07 Oct 19. Arms firms fret over delays in Franco-German fighter project. France’s Dassault Aviation (AVMD.PA) and Europe’s Airbus (AIR.PA) have stepped up pressure on France and Germany to agree the next stage of a planned fighter project, warning Europe’s arms industry and long-term security could suffer from delays. The two companies are the leading industrial partners in a project to build a futuristic swarm of manned and unmanned warplanes, announced by the leaders of France and Germany two years ago and expanded earlier this year to include Spain.
Dassault and Airbus won a €65m contract in January to develop the concept for the Future Combat Air System (FCAS) but await a new contract to build demonstrators for interlinked fighters, drones and an “air combat cloud” by 2026.
Dassault Aviation Chief Executive Eric Trappier told a conference of policymakers last month that the demonstrator contract should have been launched in September but this was now slipping towards end-year. He called it “indispensable” to avoid any further delays in order to maintain the 2026 deadline.
No reason has been given for the delays.
On Monday evening, Dassault and Airbus amplified those warnings with a joint statement.
“If Europe does not move forward — and move forward quickly — on this programme, it will be impossible to maintain the development and production capabilities needed for a sovereign defence industry,” the companies said.
The warplane system is expected to be operational from 2040, with a view to replacing Dassault’s Rafale and the four-nation Eurofighter, in which Airbus represents both Germany and Spain.
The new project faces competition from Britain and its plans for a new combat jet dubbed “Tempest”.
The fighter developments have split the current Eurofighter consortium and led to a shake-up of industrial alliances as Italy joins Eurofighter partner Britain on Tempest, turning its back on Germany and Spain, while Sweden has opened the door to abandoning its independent stance by co-operating on Tempest.
The FCAS is also overshadowed by differences between France and Germany over export policy after Germany imposed a ban on arms exports to Saudi Arabia over the death of killing of journalist Jamal Khashoggi a year ago by Saudi operatives.
The ban, recently extended to March, has raised questions over a long-delayed Saudi border systems contract run by Airbus.
Airbus Defence and Space Chief Executive Dirk Hoke called in a magazine interview last week for the export ban to be relaxed. German Chancellor Angela Merkel’s government has said there is no reason for the moratorium to be lifted.
France and Germany are expected to discuss the issue at ministerial meetings this week.
AIRBUS SETBACK IN SPAIN
Airbus meanwhile faces a battle to shore up its position as a top defence contractor in Spain after losing its place as the representative of Spain’s interests on the upcoming fighter project to local defence electronics firm Indra Sistemas.
Spain last month named Indra as contractor for the Spanish share of the Franco-German-led FCAS project, displacing Airbus from the Spanish coordinator role it had held on Eurofighter.
Airbus officials have pledged to try to overturn the move but a Spanish defence source told Reuters there was no change in the decision.
Indra (IDR.MC) declined to comment.
Publicly, Airbus has said it was surprised by the decision but has pledged to continue to defend Spain’s best interests.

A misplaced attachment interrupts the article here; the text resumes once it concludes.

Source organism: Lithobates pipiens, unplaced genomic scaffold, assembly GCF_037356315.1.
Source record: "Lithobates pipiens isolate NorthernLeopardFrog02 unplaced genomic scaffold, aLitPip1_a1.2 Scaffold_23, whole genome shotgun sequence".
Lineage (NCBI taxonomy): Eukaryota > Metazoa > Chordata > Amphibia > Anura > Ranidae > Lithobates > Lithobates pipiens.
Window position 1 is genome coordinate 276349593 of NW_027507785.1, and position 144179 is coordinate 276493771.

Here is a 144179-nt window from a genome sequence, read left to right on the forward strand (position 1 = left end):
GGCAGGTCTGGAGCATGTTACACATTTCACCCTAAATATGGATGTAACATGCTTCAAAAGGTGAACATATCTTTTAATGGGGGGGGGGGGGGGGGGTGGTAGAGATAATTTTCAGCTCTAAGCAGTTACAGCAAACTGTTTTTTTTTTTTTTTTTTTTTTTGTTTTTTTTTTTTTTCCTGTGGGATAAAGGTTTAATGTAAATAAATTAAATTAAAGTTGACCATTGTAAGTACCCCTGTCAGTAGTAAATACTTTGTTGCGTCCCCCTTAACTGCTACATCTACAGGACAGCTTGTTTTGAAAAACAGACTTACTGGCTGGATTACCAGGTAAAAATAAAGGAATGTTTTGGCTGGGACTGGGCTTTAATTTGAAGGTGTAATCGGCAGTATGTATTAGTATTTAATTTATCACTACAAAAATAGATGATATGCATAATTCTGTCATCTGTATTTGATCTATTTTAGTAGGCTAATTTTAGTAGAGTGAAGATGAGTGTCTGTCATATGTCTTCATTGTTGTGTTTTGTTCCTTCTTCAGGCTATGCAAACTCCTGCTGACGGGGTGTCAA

Dassault will meanwhile mark a long-awaited milestone on Tuesday when it delivers the first of 36 Rafales to India, the culmination of a fighter procurement process that lasted almost 20 years and involved the cancellation of a much larger deal. La Tribune reported on Monday that France and India were discussing a possible repeat order for 36 more Rafales. (Source: Reuters)
07 Oct 19. Royal Navy keeps watch on Russian task group. The Royal Navy has spent three days keeping close watch on Russian warships passing UK shores as HMS Mersey monitored a task group. The Portsmouth-based warship was patrolling off the Norfolk coast when she was dispatched to shadow a three-strong group of Russian vessels, headed by the frigate Yaroslav Mudryy. HMS Mersey met up with the Mudryy, plus her supporting tanker Yelnya and the seagoing tug Viktor Konetsky on Saturday as the trio entered the UK’s area of interest on Saturday – and stuck with them as they continued through Dover and into the Channel.
She is due to complete her shadow mission later today when the Russians leave UK waters.
The Mudryy is a Neustrashimyy-class frigate believed to be heading from the Baltic to the Indian Ocean to participate in exercises with the Indian Navy. It is standard practice for Russian warships to be accompanied by support vessels when heading out on prolonged deployments.
Mersey was conducting a fishery enforcement patrol, ensuring trawlermen abide by fishing rules in UK waters when she received the task to meet up with the Russians.
“It is a testament to my ship’s company’s professionalism and commitment that such a small team can switch focus to successfully achieve whatever the nation requires of them,” said Mersey’s Commanding officer Lieutenant Commander Will Edwards-Bannon.
“I am very proud of the way they responded to this change in Mersey’s tasking. The Royal Navy is used to working alongside our allies to uphold the rules-based international system, both in home waters and around the globe.
“As ever, I am very grateful to the friends and families of all of us who serve in Mersey for their continued support as we work hard to protect our nations’ interests.”
Although devoting most of her time to safeguarding UK fishing stocks, HMS Mersey has had a varied and busy year, including escorting various other Russian warships, exercises with the Irish Navy and offering support to Border Force in dealing with illegal migration in the Dover Strait. (Source: Royal Navy)